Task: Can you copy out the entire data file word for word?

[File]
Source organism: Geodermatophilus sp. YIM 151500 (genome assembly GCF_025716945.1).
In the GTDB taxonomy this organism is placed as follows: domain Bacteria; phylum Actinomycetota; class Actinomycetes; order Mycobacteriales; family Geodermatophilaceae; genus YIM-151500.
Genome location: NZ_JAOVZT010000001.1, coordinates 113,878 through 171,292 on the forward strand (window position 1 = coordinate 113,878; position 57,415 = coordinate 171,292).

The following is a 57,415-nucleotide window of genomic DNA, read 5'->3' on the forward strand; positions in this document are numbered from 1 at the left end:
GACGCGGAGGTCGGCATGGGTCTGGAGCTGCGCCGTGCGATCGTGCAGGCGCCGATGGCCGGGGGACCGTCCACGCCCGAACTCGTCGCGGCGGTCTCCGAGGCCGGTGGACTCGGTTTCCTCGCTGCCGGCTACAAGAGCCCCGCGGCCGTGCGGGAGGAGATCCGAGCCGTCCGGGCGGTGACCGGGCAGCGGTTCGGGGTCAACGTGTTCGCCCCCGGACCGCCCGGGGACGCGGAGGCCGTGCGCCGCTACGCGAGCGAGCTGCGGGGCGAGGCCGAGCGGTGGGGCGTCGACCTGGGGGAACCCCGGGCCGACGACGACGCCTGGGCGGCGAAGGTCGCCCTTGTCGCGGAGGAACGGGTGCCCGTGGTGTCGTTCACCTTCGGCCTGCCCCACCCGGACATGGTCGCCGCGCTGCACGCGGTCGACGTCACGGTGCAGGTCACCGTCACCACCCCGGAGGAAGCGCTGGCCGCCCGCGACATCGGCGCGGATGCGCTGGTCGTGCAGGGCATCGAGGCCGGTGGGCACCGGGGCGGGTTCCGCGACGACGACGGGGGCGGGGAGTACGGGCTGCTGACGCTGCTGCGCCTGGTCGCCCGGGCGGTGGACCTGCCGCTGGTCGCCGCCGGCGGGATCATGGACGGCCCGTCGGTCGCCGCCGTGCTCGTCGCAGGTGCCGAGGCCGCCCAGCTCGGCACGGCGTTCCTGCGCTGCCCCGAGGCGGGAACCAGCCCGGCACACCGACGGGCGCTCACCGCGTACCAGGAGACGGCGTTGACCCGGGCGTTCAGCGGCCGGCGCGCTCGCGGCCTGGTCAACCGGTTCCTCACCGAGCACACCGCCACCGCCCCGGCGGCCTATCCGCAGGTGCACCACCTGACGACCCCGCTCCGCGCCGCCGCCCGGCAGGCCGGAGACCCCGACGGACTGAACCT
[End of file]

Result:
Source organism: Geodermatophilus sp. YIM 151500 (genome assembly GCF_025716945.1).
In the GTDB taxonomy this organism is placed as follows: domain Bacteria; phylum Actinomycetota; class Actinomycetes; order Mycobacteriales; family Geodermatophilaceae; genus YIM-151500.
Genome location: NZ_JAOVZT010000001.1, coordinates 113,878 through 171,292 on the forward strand (window position 1 = coordinate 113,878; position 57,415 = coordinate 171,292).

The following is a 57,415-nucleotide window of genomic DNA, read 5'->3' on the forward strand; positions in this document are numbered from 1 at the left end:
GACGCGGAGGTCGGCATGGGTCTGGAGCTGCGCCGTGCGATCGTGCAGGCGCCGATGGCCGGGGGACCGTCCACGCCCGAACTCGTCGCGGCGGTCTCCGAGGCCGGTGGACTCGGTTTCCTCGCTGCCGGCTACAAGAGCCCCGCGGCCGTGCGGGAGGAGATCCGAGCCGTCCGGGCGGTGACCGGGCAGCGGTTCGGGGTCAACGTGTTCGCCCCCGGACCGCCCGGGGACGCGGAGGCCGTGCGCCGCTACGCGAGCGAGCTGCGGGGCGAGGCCGAGCGGTGGGGCGTCGACCTGGGGGAACCCCGGGCCGACGACGACGCCTGGGCGGCGAAGGTCGCCCTTGTCGCGGAGGAACGGGTGCCCGTGGTGTCGTTCACCTTCGGCCTGCCCCACCCGGACATGGTCGCCGCGCTGCACGCGGTCGACGTCACGGTGCAGGTCACCGTCACCACCCCGGAGGAAGCGCTGGCCGCCCGCGACATCGGCGCGGATGCGCTGGTCGTGCAGGGCATCGAGGCCGGTGGGCACCGGGGCGGGTTCCGCGACGACGACGGGGGCGGGGAGTACGGGCTGCTGACGCTGCTGCGCCTGGTCGCCCGGGCGGTGGACCTGCCGCTGGTCGCCGCCGGCGGGATCATGGACGGCCCGTCGGTCGCCGCCGTGCTCGTCGCAGGTGCCGAGGCCGCCCAGCTCGGCACGGCGTTCCTGCGCTGCCCCGAGGCGGGAACCAGCCCGGCACACCGACGGGCGCTCACCGCGTACCAGGAGACGGCGTTGACCCGGGCGTTCAGCGGCCGGCGCGCTCGCGGCCTGGTCAACCGGTTCCTCACCGAGCACACCGCCACCGCCCCGGCGGCCTATCCGCAGGTGCACCACCTGACGACCCCGCTCCGCGCCGCCGCCCGGCAGGCCGGAGACCCCGACGGACTGAACCT